Nightfall

February 10, 2017

There's a novel (and short story) by Isaac Asimov called Nightfall. The premise is a world lit by multiple suns which only sees the stars every thousand years or so when each sun gets totally eclipsed at the same time. The people of the world experience true darkness for the first time in their memory, and they go mad. Only a secretive cult is prepared for nightfall, and they alone begin rebuilding the world time after time. It says a lot for the battle between science and "religion" and the virtue of preparedness.

 

We, on the other hand, get to experience night, well, nightly (unless you're in the polar regions). We're all used to the daily fading of the light and the emergence of the stars. There comes another, symbolic night, however. Jesus says this in John 9:4: "As long as it is day, we must do the work of Him who sent me. Night is coming, when no one can work." What sort of night is this? At first reading, the quick answer is eternity and the judgment is nightfall. No one can be saved after Christ returns. No one can preach or baptize. The work of the kingdom will be done, and no one can do anything else.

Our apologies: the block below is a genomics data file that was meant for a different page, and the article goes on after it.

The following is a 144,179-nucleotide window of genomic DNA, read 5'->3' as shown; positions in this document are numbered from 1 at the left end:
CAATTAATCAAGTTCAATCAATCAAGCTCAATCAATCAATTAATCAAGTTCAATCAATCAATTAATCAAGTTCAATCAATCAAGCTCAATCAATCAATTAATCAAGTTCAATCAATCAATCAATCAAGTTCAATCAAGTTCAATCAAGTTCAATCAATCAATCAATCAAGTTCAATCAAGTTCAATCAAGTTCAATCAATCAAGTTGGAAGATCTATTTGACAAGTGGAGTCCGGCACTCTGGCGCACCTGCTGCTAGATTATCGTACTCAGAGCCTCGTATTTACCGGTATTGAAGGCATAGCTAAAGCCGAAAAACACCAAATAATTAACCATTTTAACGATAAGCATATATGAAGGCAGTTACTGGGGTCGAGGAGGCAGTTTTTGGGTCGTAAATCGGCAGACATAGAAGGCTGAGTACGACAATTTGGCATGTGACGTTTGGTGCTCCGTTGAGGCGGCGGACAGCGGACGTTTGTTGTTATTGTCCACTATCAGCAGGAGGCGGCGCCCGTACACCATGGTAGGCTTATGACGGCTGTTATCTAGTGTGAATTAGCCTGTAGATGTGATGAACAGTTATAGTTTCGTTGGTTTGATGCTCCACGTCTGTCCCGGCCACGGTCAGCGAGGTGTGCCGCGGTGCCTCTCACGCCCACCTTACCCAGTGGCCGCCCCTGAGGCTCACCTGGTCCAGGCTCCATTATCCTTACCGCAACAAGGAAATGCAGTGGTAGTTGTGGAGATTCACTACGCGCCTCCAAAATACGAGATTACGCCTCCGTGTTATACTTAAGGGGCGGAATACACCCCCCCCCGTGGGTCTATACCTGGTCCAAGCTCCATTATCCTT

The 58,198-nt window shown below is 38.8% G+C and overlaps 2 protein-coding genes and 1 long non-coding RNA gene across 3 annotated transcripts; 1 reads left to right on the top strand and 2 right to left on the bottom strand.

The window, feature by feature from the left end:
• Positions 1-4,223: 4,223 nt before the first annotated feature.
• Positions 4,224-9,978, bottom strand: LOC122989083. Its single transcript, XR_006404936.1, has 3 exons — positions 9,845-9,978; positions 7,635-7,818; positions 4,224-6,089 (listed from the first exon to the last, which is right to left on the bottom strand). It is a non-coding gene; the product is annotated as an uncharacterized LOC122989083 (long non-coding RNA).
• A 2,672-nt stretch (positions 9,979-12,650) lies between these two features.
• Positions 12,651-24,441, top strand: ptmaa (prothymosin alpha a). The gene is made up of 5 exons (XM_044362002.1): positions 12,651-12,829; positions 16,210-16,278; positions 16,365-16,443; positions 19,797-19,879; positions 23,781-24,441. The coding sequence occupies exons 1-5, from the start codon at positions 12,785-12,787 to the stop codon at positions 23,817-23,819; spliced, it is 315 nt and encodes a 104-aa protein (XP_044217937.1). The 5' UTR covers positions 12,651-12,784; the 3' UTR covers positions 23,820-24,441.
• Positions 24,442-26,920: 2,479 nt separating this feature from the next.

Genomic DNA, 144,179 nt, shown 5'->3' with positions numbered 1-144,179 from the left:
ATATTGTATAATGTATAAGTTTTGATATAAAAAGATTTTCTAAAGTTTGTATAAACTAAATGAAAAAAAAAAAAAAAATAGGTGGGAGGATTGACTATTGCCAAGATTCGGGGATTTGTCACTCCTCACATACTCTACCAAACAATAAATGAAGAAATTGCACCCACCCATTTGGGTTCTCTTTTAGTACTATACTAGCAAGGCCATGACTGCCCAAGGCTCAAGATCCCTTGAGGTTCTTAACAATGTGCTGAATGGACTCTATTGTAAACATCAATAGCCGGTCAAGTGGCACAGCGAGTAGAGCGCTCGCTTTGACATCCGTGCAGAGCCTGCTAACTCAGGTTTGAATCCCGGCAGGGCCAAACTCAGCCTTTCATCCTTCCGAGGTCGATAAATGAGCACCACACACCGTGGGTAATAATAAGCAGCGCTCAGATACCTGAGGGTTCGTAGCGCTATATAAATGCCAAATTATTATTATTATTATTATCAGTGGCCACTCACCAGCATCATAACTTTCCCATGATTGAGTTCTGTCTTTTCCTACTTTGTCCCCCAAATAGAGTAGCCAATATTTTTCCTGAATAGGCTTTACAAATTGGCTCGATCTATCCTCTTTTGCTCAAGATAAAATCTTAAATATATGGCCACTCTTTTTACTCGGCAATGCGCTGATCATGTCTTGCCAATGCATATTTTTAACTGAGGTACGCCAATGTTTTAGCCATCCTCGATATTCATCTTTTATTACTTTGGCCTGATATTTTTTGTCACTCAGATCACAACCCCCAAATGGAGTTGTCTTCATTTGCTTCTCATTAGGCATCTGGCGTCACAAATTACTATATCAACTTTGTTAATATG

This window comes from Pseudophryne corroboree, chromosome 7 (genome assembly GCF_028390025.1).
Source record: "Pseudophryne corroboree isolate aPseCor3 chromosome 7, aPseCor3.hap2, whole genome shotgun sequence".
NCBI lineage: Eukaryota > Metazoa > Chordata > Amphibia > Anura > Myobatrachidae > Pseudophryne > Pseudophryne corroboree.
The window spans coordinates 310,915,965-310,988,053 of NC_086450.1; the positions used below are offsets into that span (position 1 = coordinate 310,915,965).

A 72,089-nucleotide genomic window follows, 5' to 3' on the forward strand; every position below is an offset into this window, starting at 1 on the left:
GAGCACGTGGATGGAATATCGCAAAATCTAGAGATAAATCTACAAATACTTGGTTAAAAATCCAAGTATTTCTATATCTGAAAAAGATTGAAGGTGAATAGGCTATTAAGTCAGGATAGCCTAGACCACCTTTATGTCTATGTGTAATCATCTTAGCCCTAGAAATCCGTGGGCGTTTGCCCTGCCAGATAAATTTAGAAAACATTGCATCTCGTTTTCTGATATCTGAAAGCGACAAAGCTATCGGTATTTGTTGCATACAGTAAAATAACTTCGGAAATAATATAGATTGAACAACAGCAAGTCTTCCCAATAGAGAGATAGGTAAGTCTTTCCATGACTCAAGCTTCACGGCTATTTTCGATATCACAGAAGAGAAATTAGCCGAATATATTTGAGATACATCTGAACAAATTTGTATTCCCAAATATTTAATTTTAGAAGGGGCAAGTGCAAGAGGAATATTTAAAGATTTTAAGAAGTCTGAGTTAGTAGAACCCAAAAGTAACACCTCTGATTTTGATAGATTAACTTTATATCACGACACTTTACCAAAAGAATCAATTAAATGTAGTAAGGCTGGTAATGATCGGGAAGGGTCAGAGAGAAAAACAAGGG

For this reason, we must work while it is still day. As long as time runs and the earth stands, there is work to be done. Now, while they can still be saved, we must tell others about the Savior. We have to show Christian love, walk in truth, and be salt and light. As the world grows darker, as it approaches nightfall, we must shine brighter. We don't know -- can't know -- when night will finally come. We don't know when the sun will set on this world, and a new world will be born which will have no need of a sun. And so we must work now, while it is yet day.

 

Do the work of an evangelist. Perform the service of a slave of Christ. Work, for night is coming, and our labors must end.

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